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Clearing USA Immigration in Ireland

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Clearing USA Immigration in Ireland

Old 13th Sep 2019, 13:27
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Clearing USA Immigration in Ireland

I recall reading somewhere that you could clear USA immigration in Ireland if flying to the USA from the UK via Ireland.
If I fly from Heathrow to the USA via Dublin on a flight with "one change", including change of carrier, will I be cleared automatically or does this procedure only apply to specific flights, and if so how do you find out which ones?
Paul Lupp is offline  
Old 13th Sep 2019, 14:13
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Join Date: Jan 2008
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US Preclearance Facility
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Old 13th Sep 2019, 15:53
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Join Date: Nov 2013
Location: Somerset
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DUB pre-clearance

Cardiff Airport made a big thing about connecting flights to the USA via dublin and the pre-clearance. Good bit of marketing, why drive to LHR fly to JFK then queue for hours when if you are west of London (or Bristol) you can arrive in JFK pre-cleared.
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Old 13th Sep 2019, 16:29
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I have looked at doing this previously but it never seemed to work out any (overall) easier or cheaper for us,I personally prefer to fly non stop anyway LOL,I can see the attraction of avoiding the big airports in the UK and the Q's at the other end but any preclearance advantage could easily be lost through a number of factors.
As Blackfriar posted - it could work out ok depending on where you live in UK.
longer ron is offline  
Old 13th Sep 2019, 17:26
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I'm 30 minutes from LHR T5 (Farnborough in my details under my name should have been a clue!) , hoping to go away somewhere for 6 or 7 days in late October or early November but all the direct flights to places that are of interest to me seem to be astronomically expensive at the moment, whereas 1 (or 2 ) stops across the pond seem much cheaper. Bizarely it seems to be cheaper to fly from LHR to SingQuick Replyapore direct for 6 nights than to most places in the USA or Canada !
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Old 13th Sep 2019, 18:23
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Originally Posted by Paul Lupp View Post
I recall reading somewhere that you could clear USA immigration in Ireland if flying to the USA from the UK via Ireland.
If I fly from Heathrow to the USA via Dublin on a flight with "one change", including change of carrier, will I be cleared automatically or does this procedure only apply to specific flights, and if so how do you find out which ones?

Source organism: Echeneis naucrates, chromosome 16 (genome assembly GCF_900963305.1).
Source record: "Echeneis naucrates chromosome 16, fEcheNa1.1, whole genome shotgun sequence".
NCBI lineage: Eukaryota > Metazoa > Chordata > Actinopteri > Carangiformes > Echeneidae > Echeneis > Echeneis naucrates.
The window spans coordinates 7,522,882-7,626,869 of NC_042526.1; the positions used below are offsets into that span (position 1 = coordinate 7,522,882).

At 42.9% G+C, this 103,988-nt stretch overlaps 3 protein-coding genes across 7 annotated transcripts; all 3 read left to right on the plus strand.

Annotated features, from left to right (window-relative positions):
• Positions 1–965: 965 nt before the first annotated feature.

All DUB & SNN flights to the US preclear in Ireland. So regardless of who you connect with, what time or if you self connect, you would preclear, land in the US, walk straight off the plane, grab your bag and jump in a cab. I find it extremely convenient I must say.
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Old 13th Sep 2019, 18:31
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Join Date: Oct 2018
Location: Ferrara
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It's fabulous going west but coming east you have to transit Dublin which adds time and a non-stop may look like a more attractive option

The BIG attraction is avoiding the dreadful experience of Miami or JFK Immigration after 8-11 hours in the air... we were out of Miami in 30 minutes in March.................
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Old 13th Sep 2019, 19:29
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Originally Posted by Paul Lupp View Post
I'm 30 minutes from LHR T5 (Farnborough in my details under my name should have been a clue!)
I had seen that Paul - but it was a general comment for general interest.
I guess direct flights from Heathrow sometimes are expensive - we generally fly from other airports.
longer ron is offline  
Old 13th Sep 2019, 19:33
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Originally Posted by Asturias56 View Post
It's fabulous going west but coming east you have to transit Dublin which adds time and a non-stop may look like a more attractive option

The BIG attraction is avoiding the dreadful experience of Miami or JFK Immigration after 8-11 hours in the air... we were out of Miami in 30 minutes in March.................

I wonder can you book multi city on the EI or BA website EG LHR-DUB-MIA-LHR and get a BA flight back home?
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Old 14th Sep 2019, 01:30